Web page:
My mother’s love of Tootsie Rolls was the only fact I could grasp after her sudden passing. I wanted to share this and other memories of her through a eulogy that was whimsical, far-ranging, and entertaining, but I struggled to write one. My struggles reminded me of other writing challenges, such as my recent dissertation proposal, although there I was partly guided by my arts-informed research methodology framework. Gradually, I found some of those methodological elements could illuminate parts of eulogy writing: formal concerns, audience, presence and engagement, subjectivity, and meaning-making all resonate with arts-informed research’s commitment to form, audience, creative enquiry, researcher presence, and holistic quality. These connections show arts-informed research affords lifelong learning opportunities apart from academic practice; in this case, arts-informed research is a resource tool for navigating lived experiences of grief and grief writing. Moreover, arts-informed research encourages affective narratives and socially-constructed meanings to produce new understandings, which I realize here by including eulogy excerpts to produce an artistic representation of “research” about my mother (including her undying love of chocolate).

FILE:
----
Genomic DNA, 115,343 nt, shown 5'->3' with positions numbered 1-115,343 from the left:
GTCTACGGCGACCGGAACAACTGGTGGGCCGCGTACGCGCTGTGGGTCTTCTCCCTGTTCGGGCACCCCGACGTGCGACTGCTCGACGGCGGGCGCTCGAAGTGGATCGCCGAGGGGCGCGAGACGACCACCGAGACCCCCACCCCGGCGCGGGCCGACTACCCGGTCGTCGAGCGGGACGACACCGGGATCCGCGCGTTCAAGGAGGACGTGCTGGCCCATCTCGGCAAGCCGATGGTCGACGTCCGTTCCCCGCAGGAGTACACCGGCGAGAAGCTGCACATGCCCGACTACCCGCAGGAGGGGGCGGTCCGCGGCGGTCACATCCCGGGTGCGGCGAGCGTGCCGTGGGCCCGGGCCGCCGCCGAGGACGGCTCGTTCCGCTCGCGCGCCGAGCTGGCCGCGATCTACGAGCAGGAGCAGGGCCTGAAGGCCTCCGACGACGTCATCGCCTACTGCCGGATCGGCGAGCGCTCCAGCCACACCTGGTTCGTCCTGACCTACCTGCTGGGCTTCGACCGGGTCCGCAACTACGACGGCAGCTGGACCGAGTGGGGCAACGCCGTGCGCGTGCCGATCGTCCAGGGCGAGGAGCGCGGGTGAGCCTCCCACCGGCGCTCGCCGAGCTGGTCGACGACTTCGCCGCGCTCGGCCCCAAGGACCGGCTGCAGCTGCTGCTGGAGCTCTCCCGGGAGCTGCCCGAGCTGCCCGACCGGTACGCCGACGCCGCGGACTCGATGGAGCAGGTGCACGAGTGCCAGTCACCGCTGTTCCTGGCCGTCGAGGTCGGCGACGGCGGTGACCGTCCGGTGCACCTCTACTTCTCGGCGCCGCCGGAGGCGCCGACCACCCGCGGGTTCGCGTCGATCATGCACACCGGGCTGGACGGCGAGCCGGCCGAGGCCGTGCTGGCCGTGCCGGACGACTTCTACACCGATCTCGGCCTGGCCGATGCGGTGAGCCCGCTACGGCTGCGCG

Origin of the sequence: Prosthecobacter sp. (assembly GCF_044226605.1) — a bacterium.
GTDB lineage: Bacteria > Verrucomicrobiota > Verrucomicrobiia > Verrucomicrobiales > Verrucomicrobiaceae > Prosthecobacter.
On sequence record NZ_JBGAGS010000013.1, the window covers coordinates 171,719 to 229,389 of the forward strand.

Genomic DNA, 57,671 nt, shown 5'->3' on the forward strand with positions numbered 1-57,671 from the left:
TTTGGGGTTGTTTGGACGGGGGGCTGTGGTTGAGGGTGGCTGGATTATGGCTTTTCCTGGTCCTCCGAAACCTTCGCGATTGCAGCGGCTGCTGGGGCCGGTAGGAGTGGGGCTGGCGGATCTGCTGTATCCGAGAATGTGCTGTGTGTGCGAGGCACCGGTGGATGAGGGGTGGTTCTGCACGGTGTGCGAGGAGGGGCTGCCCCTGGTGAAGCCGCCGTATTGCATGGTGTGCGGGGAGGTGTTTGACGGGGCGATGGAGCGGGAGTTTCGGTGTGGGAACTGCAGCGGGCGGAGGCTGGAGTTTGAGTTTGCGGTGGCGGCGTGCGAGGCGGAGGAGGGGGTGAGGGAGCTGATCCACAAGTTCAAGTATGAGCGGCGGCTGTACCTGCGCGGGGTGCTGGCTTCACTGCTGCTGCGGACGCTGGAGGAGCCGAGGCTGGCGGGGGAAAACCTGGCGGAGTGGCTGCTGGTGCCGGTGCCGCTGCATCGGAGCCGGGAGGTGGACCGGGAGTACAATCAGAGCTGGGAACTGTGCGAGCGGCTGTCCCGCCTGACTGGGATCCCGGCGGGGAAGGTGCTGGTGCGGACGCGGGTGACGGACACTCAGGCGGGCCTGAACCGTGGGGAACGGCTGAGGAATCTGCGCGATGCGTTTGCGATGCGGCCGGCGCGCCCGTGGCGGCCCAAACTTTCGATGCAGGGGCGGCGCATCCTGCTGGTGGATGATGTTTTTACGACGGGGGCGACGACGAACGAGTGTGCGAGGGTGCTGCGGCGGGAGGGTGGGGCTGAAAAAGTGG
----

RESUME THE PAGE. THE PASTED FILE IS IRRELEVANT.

- lifelong learning,
- writing as representation